It may not be quite up to “In Donnie We Trust” levels yet, but the time has arrived for fans to feel good putting their full trust in general manager Don Sweeney, and consequently in the direction that the Bruins franchise is headed these days.
The latest blue check mark for Sweeney arrived earlier this week when he and his staff stood their ground armed with comparable players and fancy stats as far as the eye could see, and found a way to sign David Pastrnak to a six-year, $40 million contract extension. It was obviously a good deal that gives Pastrnak one of the biggest deals handed out to a player coming off their entry-level contract.
- Haggerty: With money in hand, onus on Pastrnak to deliver
- Sweeney on Pastrnak: 'I know it's a deal both sides are happy with'
But for the Bruins, it was a coup allowing them to hone in on Johnny Gaudreau as one of the lead comp players for Pastrnak, and avoid overextending to other comparable contracts given to Vladimir Tarasenko ($7.5 million per season) and Leon Draisaitl ($8.5 million) over the last few years. Sweeney and Co. shied away from the seven- or eight-year offers that would have pushed Pastrnak’s annual cap number over $7 million. In doing so, they made certain their own internal salary structure was still held in place with the 21-year-old falling short of the salaries for Cup-winning, long-established veterans like Patrice Bergeron and David Krejci.
Above and beyond that it also continues a commendable run for Sweeney when it comes to retaining his own players, and making sure the B’s talent no longer gets sprinkled around the rest of the league. Instead, the Bruins now have their top two offensive players locked up long-term with each of them being paid under $7 million per season, and they hold over $3 million in cap space this season with an eye toward their bright future.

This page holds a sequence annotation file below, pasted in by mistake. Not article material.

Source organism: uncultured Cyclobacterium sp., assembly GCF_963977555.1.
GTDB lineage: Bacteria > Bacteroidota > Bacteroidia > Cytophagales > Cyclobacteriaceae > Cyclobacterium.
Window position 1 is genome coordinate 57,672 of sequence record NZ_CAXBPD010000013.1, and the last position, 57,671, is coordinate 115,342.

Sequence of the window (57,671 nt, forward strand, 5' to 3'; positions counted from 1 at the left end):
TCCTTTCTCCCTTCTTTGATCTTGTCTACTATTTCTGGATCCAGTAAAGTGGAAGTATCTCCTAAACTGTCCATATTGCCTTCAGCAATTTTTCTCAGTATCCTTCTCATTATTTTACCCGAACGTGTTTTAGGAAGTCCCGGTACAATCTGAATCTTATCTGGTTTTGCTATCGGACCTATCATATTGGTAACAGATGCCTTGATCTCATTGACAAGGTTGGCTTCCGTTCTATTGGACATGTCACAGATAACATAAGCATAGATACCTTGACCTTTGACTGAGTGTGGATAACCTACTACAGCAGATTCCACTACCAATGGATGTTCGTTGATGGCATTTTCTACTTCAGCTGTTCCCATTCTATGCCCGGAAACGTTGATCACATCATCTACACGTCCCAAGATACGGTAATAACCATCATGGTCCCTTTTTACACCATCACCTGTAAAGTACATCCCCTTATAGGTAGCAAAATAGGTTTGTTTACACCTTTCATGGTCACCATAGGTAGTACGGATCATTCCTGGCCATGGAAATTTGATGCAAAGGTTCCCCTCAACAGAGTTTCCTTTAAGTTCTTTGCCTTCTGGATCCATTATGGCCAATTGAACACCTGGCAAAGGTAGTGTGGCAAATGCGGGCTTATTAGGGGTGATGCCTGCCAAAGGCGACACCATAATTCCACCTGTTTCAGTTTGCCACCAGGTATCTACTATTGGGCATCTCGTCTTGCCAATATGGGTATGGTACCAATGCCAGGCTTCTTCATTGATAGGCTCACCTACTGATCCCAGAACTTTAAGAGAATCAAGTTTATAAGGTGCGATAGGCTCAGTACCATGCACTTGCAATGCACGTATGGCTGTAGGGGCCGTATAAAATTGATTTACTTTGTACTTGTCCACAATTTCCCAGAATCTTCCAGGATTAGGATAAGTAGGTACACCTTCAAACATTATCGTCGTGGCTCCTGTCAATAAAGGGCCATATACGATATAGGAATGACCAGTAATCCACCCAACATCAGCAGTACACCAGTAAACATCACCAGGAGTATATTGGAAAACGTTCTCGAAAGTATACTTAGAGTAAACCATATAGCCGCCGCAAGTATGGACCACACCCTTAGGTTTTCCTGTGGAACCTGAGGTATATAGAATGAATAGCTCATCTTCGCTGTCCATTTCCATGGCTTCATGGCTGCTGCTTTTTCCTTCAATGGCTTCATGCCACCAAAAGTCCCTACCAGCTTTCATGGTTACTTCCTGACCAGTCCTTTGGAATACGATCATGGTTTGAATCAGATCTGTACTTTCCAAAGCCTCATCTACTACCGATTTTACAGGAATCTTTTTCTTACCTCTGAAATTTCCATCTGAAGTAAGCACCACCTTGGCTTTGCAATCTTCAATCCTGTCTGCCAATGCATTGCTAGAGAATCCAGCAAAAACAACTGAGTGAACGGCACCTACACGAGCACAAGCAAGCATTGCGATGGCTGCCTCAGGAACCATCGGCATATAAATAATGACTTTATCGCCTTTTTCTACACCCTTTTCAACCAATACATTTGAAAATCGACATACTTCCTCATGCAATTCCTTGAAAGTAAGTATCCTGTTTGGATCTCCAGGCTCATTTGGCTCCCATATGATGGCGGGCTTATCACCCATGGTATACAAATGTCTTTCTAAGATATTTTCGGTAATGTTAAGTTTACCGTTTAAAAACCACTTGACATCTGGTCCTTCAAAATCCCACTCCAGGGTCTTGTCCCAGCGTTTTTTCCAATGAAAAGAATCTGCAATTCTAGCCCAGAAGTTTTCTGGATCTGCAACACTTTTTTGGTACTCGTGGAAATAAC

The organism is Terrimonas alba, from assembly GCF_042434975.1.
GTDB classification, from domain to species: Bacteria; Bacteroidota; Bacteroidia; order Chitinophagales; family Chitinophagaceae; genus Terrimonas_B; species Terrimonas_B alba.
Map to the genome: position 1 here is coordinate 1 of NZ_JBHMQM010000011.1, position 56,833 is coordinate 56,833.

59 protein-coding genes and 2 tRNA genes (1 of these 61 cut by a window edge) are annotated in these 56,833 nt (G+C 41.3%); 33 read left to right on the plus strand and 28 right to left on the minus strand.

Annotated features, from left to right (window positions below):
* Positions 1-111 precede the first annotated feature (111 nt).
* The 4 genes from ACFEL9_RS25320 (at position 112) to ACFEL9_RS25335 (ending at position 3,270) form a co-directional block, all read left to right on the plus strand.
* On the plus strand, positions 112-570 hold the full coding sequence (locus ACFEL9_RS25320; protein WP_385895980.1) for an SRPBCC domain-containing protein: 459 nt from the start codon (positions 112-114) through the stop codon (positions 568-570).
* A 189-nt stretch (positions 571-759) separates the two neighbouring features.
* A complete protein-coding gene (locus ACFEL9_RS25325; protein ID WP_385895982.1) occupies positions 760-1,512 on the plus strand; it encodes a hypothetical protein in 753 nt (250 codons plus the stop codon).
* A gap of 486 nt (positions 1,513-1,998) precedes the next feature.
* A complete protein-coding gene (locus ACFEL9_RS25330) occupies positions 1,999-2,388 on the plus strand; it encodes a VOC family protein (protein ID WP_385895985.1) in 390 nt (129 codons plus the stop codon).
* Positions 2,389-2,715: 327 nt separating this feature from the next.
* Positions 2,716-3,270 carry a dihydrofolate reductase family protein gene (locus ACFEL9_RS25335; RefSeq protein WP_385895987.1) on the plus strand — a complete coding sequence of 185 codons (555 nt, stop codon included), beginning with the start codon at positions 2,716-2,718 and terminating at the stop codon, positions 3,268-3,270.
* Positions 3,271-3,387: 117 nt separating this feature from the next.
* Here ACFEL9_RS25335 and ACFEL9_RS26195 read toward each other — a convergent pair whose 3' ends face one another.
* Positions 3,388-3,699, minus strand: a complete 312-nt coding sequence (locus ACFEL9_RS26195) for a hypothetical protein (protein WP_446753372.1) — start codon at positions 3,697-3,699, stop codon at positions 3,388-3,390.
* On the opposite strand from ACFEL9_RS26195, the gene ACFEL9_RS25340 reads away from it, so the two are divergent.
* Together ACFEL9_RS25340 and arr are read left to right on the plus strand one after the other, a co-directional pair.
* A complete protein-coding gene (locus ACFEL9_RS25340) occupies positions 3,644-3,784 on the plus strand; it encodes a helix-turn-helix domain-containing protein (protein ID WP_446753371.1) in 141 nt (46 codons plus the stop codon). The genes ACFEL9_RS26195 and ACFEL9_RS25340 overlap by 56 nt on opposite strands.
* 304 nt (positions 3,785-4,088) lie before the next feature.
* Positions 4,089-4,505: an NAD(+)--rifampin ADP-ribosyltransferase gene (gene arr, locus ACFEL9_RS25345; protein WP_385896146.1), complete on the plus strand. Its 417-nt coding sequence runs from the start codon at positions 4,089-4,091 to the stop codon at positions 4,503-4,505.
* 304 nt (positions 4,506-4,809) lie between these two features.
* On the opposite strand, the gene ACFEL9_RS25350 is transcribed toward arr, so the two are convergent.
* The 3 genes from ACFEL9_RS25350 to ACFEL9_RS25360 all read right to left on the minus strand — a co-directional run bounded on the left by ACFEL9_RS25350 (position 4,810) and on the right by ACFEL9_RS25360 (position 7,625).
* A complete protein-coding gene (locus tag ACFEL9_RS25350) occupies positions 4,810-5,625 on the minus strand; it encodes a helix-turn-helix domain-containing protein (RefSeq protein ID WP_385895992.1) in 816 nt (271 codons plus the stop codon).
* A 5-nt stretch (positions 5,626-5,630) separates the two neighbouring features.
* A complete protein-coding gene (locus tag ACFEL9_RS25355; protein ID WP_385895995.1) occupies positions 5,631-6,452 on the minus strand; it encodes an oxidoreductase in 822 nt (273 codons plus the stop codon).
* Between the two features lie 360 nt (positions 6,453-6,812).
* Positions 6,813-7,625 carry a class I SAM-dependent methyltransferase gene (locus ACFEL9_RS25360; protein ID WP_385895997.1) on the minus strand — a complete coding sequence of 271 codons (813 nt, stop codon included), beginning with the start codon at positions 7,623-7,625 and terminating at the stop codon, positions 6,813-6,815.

“It’s a testament to the work and time, not only looking at comps across the league but also in discussions with their representation explaining why he’s come up with his [figures]. It’s really trying to find a fair landing spot, but you also need to forecast when other players come out of their entry-level deals and forecasting the salary cap,” said Bruins President Cam Neely to CSN New England. “It’s a personality trait of believing in how you ended up with the number that you did [for a contract]. With Don it’s always about how do we start off with something fair, and then go from there.”